Now, instead of using exploiting this trick and playing the same early game time and time again, in BNW, one has to prioritize Gold, Happiness, and Growth to become successful in the late game. Early war is less profitable, sacrificing the 20+ GPT and 6+ Science for a city is no longer feasible or even doable!

    I, for one, like the new mechanics of BNW - I think it takes CiV to a whole new level, bringing it depth it hasn't had before.
     
  16. dexters

    dexters Gods & Emperors Supporter

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    These are all contradictory requirements; I think AI that targets human players is a very lazy and bad road to travel to. AI should be able to make its high level decisions on its own without special consideration.

    Also an AI that targets human players and wins at all costs creates a problem where it can cause games where the AI is excessively agressive.

    People want friendly/malleable AIs, they want AI that wars and challenges them.
    Those are very different objectives.

    There should be a middle ground. If a game has 10 AIs, 2-3 can be the keeners who will win at all costs, 2-3 warmongers, 2-3 friends. But single flavour AI surely is a recipe for discontent.

    Finally the AI needs to be malleable enough to change its objective. You NEVER EVER want to be in a position where the human player starts next to an AI, tries to cultivate a relationship but fails and gets DOW on early/late/all the time (even if its the right thing for it to do) because they happen to roll an AI that is designated 'win at all costs'. I foresee people quitting the game entirely if that happens.

    This issue is more challenging than a hotfix or tweaking AI aggression; it's a balancing act between providing a narrative challenge for the roleplayers and challenge for the challenge players, and I have no doubt there are a lot of players who are now quite happy with these changes who aren't posting here.

    I'd even go so far as saying there's no consensus for any changes to increase aggression, only consensus that AI could be improved to provide a more varied experience.
     
  17. Maxym

    Maxym King

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    It doesnt matter how strongly they benefit by trading, only if they can have a reasonable chance of winning the war? If so trade should be sacrificed to gain lasting advantage, yes meybe losing friends will hurt them but they don't need friends to trade just not war. If they have large, technologically superior army and player has three archers not attacking him is plain silly.:confused:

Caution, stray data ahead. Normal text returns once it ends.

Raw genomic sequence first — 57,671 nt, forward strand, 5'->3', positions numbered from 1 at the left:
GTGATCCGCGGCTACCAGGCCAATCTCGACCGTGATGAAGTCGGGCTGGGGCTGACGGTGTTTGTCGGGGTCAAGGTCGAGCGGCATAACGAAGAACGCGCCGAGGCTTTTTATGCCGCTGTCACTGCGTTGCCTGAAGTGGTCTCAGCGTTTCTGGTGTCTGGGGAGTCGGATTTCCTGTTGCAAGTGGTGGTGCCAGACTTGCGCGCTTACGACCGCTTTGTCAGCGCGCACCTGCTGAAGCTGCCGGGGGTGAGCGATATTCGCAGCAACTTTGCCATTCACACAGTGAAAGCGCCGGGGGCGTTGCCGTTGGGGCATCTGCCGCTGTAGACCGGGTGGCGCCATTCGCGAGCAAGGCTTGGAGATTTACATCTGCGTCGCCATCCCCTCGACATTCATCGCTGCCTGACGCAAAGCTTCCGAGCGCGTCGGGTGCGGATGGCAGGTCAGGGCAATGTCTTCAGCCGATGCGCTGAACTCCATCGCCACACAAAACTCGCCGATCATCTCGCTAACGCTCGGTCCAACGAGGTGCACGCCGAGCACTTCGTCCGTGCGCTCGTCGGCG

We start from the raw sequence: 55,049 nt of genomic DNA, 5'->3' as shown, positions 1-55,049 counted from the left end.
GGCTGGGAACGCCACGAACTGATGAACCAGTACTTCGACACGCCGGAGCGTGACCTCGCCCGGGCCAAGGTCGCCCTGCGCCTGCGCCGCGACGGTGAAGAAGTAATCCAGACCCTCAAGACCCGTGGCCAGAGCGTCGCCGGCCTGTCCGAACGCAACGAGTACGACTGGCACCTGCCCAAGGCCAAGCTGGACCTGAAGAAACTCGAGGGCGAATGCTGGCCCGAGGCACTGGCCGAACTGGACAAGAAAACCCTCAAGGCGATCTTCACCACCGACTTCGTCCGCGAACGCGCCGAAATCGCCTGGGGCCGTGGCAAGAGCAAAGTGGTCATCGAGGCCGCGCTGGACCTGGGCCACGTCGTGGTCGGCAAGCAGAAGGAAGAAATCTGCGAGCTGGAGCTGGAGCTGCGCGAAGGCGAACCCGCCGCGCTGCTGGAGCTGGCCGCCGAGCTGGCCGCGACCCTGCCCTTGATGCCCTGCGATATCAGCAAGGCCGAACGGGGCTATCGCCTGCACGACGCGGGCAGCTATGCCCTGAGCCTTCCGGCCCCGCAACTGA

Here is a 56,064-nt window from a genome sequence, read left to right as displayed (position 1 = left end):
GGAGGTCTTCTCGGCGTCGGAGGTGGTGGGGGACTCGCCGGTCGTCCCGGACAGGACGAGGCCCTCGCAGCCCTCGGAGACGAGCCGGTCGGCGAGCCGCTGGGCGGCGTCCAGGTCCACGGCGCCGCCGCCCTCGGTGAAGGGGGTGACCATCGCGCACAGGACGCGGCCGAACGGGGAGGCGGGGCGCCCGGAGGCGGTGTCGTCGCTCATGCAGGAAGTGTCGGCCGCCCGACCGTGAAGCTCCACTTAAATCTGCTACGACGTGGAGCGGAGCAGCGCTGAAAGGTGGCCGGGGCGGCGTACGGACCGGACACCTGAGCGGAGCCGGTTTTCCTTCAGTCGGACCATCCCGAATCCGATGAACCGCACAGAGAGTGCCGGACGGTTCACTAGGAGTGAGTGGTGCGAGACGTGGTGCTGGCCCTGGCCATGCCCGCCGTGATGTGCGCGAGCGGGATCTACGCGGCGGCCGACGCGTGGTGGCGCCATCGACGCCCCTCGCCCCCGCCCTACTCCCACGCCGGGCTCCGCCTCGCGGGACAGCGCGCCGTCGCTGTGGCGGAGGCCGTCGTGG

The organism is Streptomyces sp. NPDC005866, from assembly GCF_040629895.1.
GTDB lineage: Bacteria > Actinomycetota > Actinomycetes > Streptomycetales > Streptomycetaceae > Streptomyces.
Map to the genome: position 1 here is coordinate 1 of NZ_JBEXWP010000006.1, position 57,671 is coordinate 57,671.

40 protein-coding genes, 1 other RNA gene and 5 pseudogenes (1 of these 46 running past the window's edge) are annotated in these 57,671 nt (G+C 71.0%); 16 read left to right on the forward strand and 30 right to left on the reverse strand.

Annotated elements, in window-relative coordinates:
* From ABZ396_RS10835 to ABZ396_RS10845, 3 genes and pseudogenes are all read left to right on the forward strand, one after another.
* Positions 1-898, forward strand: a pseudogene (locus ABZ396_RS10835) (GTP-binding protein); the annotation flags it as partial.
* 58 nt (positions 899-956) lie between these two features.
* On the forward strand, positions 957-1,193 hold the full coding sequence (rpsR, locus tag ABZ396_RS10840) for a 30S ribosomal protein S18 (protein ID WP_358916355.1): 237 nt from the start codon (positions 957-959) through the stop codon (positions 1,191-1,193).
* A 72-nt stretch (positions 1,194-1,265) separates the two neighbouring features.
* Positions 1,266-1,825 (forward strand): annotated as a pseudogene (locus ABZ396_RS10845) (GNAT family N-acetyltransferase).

18. Aristos

    Aristos Lightseeker

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    While some just talk and complain, some of us look through a telescope and through a microscope ;), to try to find an explanation:

    Code:
    ////////////////////////////////////
    	// Are we getting money from trade with them
    	////////////////////////////////////
    	int iCurrentTradeValue = GetPlayer()->GetTrade()->GetAllTradeValueFromPlayerTimes100(YIELD_GOLD, ePlayer) / 100;
    	if(iCurrentTradeValue > 0) // todo: add thresholds
    	{
    		// todo: constant/XML
    		viApproachWeights[MAJOR_CIV_APPROACH_WAR] -= 5;
    		viApproachWeights[MAJOR_CIV_APPROACH_HOSTILE] -= 5;
    		viApproachWeights[MAJOR_CIV_APPROACH_DECEPTIVE] += 5;
    		viApproachWeights[MAJOR_CIV_APPROACH_GUARDED] -= 1;
    		viApproachWeights[MAJOR_CIV_APPROACH_AFRAID] -= 1;
    		viApproachWeights[MAJOR_CIV_APPROACH_FRIENDLY] += 5;
    		viApproachWeights[MAJOR_CIV_APPROACH_NEUTRAL] -= 2;
    
    		// sanity check - if we will go negative from war with this player, don't go to war
    		int iGPT = GetPlayer()->calculateGoldRate();
    		int iDeltaGPT = iGPT - iCurrentTradeValue;
    		if (iGPT >= 0 && (iDeltaGPT < 0))
    		{
    			viApproachWeights[MAJOR_CIV_APPROACH_WAR] += iDeltaGPT;
    		}
    	}
    
    That block of code comes from the BNW CvDiplomacyAI.cpp, and is one of the most relevant changes in that file as compared to G&K. It may explain a lot of what is being reported by some here. We may agree or disagree on this particular approach, but look into the code, and the comments ("sanity check" :) ) and draw your own conclusions.

    Now first thing that seems calling for testing is to play without having any trade route with neighbours, and see what happens then... did anyone test that particular scenario?

    EDIT: carefully consider iDeltaGPT. For the less inclined to C++ endeavours, basically what that formula says is: "the more negative the balance will become if I loose these trade routes with this particular potential target, the less likely I am to go to war".
     
  19. eric_

    eric_ Emperor

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    Buccaneer, I guess what's kind of crystallizing for me via this debate is, the priorities of winning by whatever means and of targeting the human player may very well come into conflict. Unless you are deemed to be either a significant threat to their chance of winning or a critical piece of the puzzle that is their victory, an AI programmed to win would need to ignore you. Even if you are one of those two things (a perceived threat or a possible pawn), if you have positioned yourself well, the AI may determine that it can do nothing to curtail your progress or to exploit you without undercutting itself, possibly fatally.

    I know it's happened to me in many games where I know diverting all of my resources to deal with an ascendant AI will a) probably fail and b) expose me on other fronts.
     
  20. dexters

    dexters Gods & Emperors Supporter